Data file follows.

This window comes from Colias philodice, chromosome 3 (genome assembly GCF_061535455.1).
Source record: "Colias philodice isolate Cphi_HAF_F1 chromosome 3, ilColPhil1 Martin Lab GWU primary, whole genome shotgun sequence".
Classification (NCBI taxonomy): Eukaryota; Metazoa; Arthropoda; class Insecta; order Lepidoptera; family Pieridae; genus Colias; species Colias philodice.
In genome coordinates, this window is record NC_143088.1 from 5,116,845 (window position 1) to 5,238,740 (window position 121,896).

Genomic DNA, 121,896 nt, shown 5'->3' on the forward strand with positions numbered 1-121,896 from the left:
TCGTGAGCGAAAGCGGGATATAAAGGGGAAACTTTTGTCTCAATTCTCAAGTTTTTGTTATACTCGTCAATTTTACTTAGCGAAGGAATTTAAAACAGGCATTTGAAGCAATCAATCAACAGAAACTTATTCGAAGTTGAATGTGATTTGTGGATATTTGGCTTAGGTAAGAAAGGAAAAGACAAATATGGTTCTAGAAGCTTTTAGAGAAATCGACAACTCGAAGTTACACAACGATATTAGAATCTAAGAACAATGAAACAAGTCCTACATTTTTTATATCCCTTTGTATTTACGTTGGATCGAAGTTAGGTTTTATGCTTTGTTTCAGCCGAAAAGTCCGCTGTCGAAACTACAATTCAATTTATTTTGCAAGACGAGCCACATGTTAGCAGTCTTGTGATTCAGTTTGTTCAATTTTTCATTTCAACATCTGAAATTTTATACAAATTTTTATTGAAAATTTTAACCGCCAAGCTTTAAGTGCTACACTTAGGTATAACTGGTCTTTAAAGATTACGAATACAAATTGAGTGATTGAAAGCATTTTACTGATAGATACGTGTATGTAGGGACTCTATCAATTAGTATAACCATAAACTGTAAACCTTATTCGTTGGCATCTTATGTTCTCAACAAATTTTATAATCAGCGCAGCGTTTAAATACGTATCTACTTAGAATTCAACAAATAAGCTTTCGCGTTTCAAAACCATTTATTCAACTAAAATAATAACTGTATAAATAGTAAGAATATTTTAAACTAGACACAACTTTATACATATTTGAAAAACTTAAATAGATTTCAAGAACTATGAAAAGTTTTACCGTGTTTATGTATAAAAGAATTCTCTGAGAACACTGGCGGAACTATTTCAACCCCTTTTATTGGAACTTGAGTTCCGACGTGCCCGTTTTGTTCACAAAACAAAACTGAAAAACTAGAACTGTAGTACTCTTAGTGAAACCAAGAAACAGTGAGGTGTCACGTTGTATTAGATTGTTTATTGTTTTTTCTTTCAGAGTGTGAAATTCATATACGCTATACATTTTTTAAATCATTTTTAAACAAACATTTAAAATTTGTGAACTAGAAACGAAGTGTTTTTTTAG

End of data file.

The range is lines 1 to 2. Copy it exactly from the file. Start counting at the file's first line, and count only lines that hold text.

This window comes from Colias philodice, chromosome 3 (genome assembly GCF_061535455.1).
Source record: "Colias philodice isolate Cphi_HAF_F1 chromosome 3, ilColPhil1 Martin Lab GWU primary, whole genome shotgun sequence".